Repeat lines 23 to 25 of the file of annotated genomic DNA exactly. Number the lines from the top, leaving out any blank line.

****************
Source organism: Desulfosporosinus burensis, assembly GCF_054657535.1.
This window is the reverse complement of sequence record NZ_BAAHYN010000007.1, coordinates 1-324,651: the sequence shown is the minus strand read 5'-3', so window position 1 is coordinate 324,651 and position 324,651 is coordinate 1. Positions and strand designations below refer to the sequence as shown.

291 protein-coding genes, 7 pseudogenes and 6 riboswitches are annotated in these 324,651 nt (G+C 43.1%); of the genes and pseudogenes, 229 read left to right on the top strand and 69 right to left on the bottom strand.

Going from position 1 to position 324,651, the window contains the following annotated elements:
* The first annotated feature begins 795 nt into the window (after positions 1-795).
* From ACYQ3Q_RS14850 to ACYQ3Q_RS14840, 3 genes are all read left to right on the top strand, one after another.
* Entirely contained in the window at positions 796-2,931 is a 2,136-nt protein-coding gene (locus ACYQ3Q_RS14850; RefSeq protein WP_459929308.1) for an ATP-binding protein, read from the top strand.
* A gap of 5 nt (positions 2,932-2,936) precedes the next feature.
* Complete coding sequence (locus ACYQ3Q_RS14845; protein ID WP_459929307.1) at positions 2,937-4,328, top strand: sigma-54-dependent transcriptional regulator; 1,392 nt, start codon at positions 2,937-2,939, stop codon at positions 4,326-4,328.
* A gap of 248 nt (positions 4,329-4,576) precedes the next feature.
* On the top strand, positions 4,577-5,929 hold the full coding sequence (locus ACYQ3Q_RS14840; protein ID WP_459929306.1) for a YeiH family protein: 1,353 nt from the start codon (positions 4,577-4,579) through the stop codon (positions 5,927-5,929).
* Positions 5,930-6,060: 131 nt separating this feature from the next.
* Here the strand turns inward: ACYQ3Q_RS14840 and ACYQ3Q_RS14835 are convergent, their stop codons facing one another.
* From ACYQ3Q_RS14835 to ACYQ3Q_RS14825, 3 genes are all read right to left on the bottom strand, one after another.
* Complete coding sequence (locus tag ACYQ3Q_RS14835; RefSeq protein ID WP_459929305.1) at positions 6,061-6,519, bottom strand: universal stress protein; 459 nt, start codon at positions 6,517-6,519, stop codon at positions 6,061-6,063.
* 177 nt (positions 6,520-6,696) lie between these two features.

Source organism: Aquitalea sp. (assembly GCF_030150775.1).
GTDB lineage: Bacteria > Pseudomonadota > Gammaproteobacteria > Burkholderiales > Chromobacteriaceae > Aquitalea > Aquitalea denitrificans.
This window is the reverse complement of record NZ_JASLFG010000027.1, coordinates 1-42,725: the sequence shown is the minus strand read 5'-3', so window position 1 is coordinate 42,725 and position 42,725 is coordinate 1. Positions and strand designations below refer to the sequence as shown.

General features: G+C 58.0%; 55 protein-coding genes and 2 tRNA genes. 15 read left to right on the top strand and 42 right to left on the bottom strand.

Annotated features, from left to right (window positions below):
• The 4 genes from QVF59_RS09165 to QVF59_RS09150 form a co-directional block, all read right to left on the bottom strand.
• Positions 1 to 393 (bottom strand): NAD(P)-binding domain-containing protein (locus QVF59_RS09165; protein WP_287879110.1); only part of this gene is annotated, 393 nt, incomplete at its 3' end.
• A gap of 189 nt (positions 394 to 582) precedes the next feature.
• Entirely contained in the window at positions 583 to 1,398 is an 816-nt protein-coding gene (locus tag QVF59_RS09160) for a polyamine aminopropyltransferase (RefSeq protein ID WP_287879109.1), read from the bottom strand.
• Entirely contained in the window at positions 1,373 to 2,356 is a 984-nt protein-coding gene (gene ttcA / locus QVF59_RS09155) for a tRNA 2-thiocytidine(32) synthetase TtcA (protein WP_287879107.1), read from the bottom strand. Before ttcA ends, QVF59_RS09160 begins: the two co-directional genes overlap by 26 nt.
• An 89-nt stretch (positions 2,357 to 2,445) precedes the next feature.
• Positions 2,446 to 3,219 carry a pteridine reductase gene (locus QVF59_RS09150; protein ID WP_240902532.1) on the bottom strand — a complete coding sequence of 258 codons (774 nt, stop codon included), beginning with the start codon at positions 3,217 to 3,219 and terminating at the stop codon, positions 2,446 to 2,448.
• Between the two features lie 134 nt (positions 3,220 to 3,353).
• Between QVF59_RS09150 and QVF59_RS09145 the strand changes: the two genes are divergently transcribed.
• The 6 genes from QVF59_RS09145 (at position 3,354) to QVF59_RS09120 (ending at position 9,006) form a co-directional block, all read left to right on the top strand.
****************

• Positions 1 to 393 (bottom strand): NAD(P)-binding domain-containing protein (locus QVF59_RS09165; protein WP_287879110.1); only part of this gene is annotated, 393 nt, incomplete at its 3' end.
• A gap of 189 nt (positions 394 to 582) precedes the next feature.
• Entirely contained in the window at positions 583 to 1,398 is an 816-nt protein-coding gene (locus tag QVF59_RS09160) for a polyamine aminopropyltransferase (RefSeq protein ID WP_287879109.1), read from the bottom strand.